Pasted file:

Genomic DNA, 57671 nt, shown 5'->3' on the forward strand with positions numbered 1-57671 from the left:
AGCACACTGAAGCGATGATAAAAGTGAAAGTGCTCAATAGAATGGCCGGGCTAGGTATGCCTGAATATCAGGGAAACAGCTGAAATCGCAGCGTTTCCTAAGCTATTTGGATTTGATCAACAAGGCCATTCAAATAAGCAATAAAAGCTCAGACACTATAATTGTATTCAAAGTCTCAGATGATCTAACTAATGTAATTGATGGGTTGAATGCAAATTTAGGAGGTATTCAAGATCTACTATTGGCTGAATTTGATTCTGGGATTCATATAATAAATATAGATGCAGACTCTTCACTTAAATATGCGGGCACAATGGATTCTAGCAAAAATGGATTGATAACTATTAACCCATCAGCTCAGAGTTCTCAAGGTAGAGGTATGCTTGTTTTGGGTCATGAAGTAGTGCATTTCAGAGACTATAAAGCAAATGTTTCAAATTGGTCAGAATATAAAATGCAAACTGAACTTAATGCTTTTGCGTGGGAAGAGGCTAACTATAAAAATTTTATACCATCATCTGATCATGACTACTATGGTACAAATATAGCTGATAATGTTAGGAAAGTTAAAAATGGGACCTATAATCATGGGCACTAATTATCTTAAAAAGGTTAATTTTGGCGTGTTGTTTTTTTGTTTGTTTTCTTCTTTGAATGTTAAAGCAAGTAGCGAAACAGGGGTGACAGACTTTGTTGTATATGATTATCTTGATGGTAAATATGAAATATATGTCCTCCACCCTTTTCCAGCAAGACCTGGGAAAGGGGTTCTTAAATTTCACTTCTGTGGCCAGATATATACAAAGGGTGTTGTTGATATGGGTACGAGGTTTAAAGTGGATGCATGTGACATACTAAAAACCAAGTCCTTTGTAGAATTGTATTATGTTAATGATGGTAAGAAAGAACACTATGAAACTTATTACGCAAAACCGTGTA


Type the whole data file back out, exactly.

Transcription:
Genomic DNA, 57671 nt, shown 5'->3' on the forward strand with positions numbered 1-57671 from the left:
AGCACACTGAAGCGATGATAAAAGTGAAAGTGCTCAATAGAATGGCCGGGCTAGGTATGCCTGAATATCAGGGAAACAGCTGAAATCGCAGCGTTTCCTAAGCTATTTGGATTTGATCAACAAGGCCATTCAAATAAGCAATAAAAGCTCAGACACTATAATTGTATTCAAAGTCTCAGATGATCTAACTAATGTAATTGATGGGTTGAATGCAAATTTAGGAGGTATTCAAGATCTACTATTGGCTGAATTTGATTCTGGGATTCATATAATAAATATAGATGCAGACTCTTCACTTAAATATGCGGGCACAATGGATTCTAGCAAAAATGGATTGATAACTATTAACCCATCAGCTCAGAGTTCTCAAGGTAGAGGTATGCTTGTTTTGGGTCATGAAGTAGTGCATTTCAGAGACTATAAAGCAAATGTTTCAAATTGGTCAGAATATAAAATGCAAACTGAACTTAATGCTTTTGCGTGGGAAGAGGCTAACTATAAAAATTTTATACCATCATCTGATCATGACTACTATGGTACAAATATAGCTGATAATGTTAGGAAAGTTAAAAATGGGACCTATAATCATGGGCACTAATTATCTTAAAAAGGTTAATTTTGGCGTGTTGTTTTTTTGTTTGTTTTCTTCTTTGAATGTTAAAGCAAGTAGCGAAACAGGGGTGACAGACTTTGTTGTATATGATTATCTTGATGGTAAATATGAAATATATGTCCTCCACCCTTTTCCAGCAAGACCTGGGAAAGGGGTTCTTAAATTTCACTTCTGTGGCCAGATATATACAAAGGGTGTTGTTGATATGGGTACGAGGTTTAAAGTGGATGCATGTGACATACTAAAAACCAAGTCCTTTGTAGAATTGTATTATGTTAATGATGGTAAGAAAGAACACTATGAAACTTATTACGCAAAACCGTGTA